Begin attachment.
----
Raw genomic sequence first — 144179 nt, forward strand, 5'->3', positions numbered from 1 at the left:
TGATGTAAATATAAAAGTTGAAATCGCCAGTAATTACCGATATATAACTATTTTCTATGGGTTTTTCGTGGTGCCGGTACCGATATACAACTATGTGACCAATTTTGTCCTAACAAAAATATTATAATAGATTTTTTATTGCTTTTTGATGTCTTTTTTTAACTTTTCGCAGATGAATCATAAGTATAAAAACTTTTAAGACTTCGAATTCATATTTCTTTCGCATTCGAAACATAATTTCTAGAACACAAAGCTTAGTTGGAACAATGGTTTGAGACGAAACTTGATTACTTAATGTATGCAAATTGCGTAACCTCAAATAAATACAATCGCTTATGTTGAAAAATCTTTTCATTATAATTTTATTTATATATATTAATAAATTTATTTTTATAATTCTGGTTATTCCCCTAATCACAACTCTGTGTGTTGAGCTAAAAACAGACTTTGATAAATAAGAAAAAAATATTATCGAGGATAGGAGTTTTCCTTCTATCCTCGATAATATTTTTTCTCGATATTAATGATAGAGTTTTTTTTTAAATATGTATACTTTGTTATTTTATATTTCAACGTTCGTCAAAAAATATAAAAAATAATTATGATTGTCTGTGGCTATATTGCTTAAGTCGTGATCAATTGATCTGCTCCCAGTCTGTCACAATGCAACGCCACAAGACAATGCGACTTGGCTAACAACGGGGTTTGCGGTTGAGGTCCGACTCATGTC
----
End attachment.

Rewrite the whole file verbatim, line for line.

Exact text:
Raw genomic sequence first — 144179 nt, forward strand, 5'->3', positions numbered from 1 at the left:
TGATGTAAATATAAAAGTTGAAATCGCCAGTAATTACCGATATATAACTATTTTCTATGGGTTTTTCGTGGTGCCGGTACCGATATACAACTATGTGACCAATTTTGTCCTAACAAAAATATTATAATAGATTTTTTATTGCTTTTTGATGTCTTTTTTTAACTTTTCGCAGATGAATCATAAGTATAAAAACTTTTAAGACTTCGAATTCATATTTCTTTCGCATTCGAAACATAATTTCTAGAACACAAAGCTTAGTTGGAACAATGGTTTGAGACGAAACTTGATTACTTAATGTATGCAAATTGCGTAACCTCAAATAAATACAATCGCTTATGTTGAAAAATCTTTTCATTATAATTTTATTTATATATATTAATAAATTTATTTTTATAATTCTGGTTATTCCCCTAATCACAACTCTGTGTGTTGAGCTAAAAACAGACTTTGATAAATAAGAAAAAAATATTATCGAGGATAGGAGTTTTCCTTCTATCCTCGATAATATTTTTTCTCGATATTAATGATAGAGTTTTTTTTTAAATATGTATACTTTGTTATTTTATATTTCAACGTTCGTCAAAAAATATAAAAAATAATTATGATTGTCTGTGGCTATATTGCTTAAGTCGTGATCAATTGATCTGCTCCCAGTCTGTCACAATGCAACGCCACAAGACAATGCGACTTGGCTAACAACGGGGTTTGCGGTTGAGGTCCGACTCATGTC